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Reviews For The Easily Distracted:
Fantastic Beasts: The Crimes of Grindelwald

Title: Fantastic Beasts: The Crimes of Grindelwald

Describe This Movie In One Wizards Quote:

AVATAR: I'm glad you changed your last name, you son of a bitch!


Brief Plot Synopsis: "He who makes a beast of himself gets rid of the pain of being a Muggle."

Rating Using Random Objects Relevant To The Film: 2 Agent Ps out of 5.

Tagline: "The fate of one will change the future of all."

Better Tagline: "You can't spell 'Grindelwald' without 'grind.'"

Not So Brief Plot Synopsis: Unmasked at the end of the last movie, the dark wizard Gellert Grindelwald (Johnny Depp) has been captured. But wait! He's escaped across the Atlantic, abetted by allies within MACUSA! Grindelwald is searching for Credence Barebone (Ezra Miller), whose "Obscurus" apparently survived and will play a key role in his nefarious plans. Can Grindelwald's old, er, "friend" Albus Dumbledore (Jude Law) help apprehend him? He cannot. What about that weird magizoologist, Newt Scamander (Eddie Redmayne) and his friends, the Auror Tina Goldstein (Katherine Waterston), Tina's sister Goldie (Alison Sudol), and Goldie's boyfriend, the non-magical Jacob (Dan Fogler)? Sure, maybe.

"Critical" Analysis: It's one thing to craft a story spanning several years, that encompasses several story arcs and involves the actions of dozens of characters. Such a tale would quite justifiably require several movies to tell. It is, however, another thing entirely to conjure (heh) a trilogy's worth of movies out of what was more or less an unnecessary appendix to the original text, resulting in a second installment in which almost nothing happens.

Which brings us to The Crimes of Grindelwald.

Say what you will about the first Fantastic Beasts, at least things *happened*. Potterverse fans can (and have) argue about spreading the action to the United States or introducing signigicant Muggle (or, sigh, "No-Maj") characters, but director David Yates and screenwriter J.K. Rowling introduced new faces and added some interesting twists to the mythology.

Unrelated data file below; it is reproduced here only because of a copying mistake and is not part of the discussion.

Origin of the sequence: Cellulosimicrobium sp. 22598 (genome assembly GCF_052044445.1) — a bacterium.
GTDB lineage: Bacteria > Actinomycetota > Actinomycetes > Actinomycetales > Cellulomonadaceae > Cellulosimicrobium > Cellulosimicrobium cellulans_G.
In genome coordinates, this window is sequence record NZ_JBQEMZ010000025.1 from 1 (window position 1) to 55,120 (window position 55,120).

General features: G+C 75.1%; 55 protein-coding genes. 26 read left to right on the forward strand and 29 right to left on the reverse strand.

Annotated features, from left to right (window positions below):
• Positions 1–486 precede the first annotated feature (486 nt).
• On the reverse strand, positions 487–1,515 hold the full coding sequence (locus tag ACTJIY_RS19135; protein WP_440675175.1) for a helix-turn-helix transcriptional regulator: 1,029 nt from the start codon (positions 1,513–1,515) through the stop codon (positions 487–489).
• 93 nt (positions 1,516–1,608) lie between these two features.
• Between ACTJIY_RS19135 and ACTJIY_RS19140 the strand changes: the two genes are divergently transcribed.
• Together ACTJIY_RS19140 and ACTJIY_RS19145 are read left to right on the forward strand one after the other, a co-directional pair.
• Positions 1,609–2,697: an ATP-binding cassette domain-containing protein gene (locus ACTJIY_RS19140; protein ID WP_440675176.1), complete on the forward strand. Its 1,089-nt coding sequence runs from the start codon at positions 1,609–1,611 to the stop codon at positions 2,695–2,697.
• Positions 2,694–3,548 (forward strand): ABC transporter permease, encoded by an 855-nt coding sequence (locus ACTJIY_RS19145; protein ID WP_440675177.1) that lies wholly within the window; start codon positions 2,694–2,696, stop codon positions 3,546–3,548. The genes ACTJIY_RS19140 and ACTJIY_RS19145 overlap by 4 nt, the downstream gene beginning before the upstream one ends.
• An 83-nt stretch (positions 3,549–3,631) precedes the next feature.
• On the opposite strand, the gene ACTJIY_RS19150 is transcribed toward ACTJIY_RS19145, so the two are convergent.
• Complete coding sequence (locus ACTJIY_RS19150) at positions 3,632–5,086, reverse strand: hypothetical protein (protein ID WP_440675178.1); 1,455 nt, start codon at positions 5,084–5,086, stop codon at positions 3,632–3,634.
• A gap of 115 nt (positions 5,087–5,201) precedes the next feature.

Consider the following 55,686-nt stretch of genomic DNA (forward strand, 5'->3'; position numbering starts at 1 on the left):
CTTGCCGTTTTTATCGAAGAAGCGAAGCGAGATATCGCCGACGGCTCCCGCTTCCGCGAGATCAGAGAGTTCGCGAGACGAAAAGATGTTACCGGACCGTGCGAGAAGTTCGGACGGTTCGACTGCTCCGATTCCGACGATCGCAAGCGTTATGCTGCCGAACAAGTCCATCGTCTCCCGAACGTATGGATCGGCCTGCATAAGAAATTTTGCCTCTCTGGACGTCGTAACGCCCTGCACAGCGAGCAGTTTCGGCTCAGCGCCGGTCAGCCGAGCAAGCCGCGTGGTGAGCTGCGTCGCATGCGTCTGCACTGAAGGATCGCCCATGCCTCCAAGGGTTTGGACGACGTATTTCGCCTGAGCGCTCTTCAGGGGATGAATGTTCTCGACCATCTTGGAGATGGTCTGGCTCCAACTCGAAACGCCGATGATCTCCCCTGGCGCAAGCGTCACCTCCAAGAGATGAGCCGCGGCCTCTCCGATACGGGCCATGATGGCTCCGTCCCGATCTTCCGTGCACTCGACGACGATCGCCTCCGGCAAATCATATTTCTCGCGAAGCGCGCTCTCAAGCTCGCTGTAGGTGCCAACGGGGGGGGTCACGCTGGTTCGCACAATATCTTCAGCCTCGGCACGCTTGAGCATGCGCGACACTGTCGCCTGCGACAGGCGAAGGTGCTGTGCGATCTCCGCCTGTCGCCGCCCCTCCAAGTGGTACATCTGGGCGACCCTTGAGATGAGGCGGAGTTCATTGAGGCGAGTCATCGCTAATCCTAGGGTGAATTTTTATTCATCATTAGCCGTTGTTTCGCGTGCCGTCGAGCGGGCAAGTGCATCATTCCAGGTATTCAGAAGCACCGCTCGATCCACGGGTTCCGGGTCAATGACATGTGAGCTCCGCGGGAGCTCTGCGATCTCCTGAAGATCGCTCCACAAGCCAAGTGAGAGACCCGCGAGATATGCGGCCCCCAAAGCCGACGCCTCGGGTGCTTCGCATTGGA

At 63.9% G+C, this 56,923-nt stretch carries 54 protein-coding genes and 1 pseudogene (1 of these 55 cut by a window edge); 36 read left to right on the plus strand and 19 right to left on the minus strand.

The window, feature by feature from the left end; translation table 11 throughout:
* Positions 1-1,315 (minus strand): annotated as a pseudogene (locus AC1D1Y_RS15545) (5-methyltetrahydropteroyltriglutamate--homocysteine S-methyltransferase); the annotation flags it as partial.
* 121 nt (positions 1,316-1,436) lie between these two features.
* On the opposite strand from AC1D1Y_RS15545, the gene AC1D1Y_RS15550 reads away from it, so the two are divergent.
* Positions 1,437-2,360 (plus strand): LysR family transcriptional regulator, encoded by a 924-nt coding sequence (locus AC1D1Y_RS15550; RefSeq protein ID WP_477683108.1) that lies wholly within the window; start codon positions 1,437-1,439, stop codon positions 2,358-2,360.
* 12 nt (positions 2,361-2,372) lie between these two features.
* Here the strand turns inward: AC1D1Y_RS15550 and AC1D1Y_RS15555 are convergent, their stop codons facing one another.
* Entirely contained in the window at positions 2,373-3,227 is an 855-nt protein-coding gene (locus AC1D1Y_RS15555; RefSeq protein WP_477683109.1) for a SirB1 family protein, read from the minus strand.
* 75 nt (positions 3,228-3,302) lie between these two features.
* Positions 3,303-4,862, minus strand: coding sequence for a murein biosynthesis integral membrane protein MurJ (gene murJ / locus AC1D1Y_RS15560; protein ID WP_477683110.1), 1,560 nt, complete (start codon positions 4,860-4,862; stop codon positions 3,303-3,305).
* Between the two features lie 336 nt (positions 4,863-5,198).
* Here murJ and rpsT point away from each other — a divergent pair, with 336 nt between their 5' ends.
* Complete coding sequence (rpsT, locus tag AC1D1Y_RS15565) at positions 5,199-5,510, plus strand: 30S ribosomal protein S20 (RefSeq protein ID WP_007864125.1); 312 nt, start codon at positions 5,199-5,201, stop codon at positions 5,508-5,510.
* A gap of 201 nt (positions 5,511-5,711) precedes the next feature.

By comparison, The Crimes of Grindelwald spends the bulk of its two hour-plus running time following Newt, Grindelwald, and their respective companions as they fan out across Paris looking for Credence (no The Dude jokes, please), who's looking for his real mother. There's also some tortured intrigue involving the Ministry of Magic, who are peeved at Dumbledore for not agreeing to fight Grindelwald (he can't, for reasons that are eventually explained).

That isn't to say the film is wholly bereft of action; the doomed Nagini (Claudia Kim) turns into a snake a few times, and Credence turns into the Obscurus — which is sort of a cross between Venom and the Looney Tunes Tasmanian devil — once. The movie is book-ended by Grindelwald's fairly incoherent escape from New York ("Credence Barebone, I heard you were dead.") and the climactic battle beneath Père Lachaise Cemetery, but that leaves a whole lot of twitchy Redmayne and leering Depp to sit through.

And admittedly, Grindelwald's (stated) aims kind of make sense. You can't argue that regular humans have (and will, the movie's set in 1927) made a botch of things, and like Black Panther's Killmonger, you find yourself sympathizing. Like, Grindewald implies he'll prevent World War II (and, by extension, the Holocaust?) and the nuclear arms race, which is ... just ... what?

And Redmayne kind of grows on you. The Potterverse always lacked morally ambiguous characters. Granted, his eventual allegiances are hardly a mystery, which is another problem with movies based on kids' books: everything is black and white. Further, the respective Ministries of Magic consistently have their heads up their asses about real threats. They repeatedly go after Dumbledore for the lamest of reasons, they're rotten with traitors (MACUSA has a big one, as we learn), and their punishments are inconsistent: why go through the trouble of laboriously transporting Grindelwald back to England when you were perfectly willing to send hit squads to kill Credence?

Fantastic Beasts: The Crimes of Grindelwald exists solely as a place setter for whatever the third FB movie ends up being (Pickett Goes Bananas?). And while there are scattered gems to be found, you're not going to miss much if you sit this one out.

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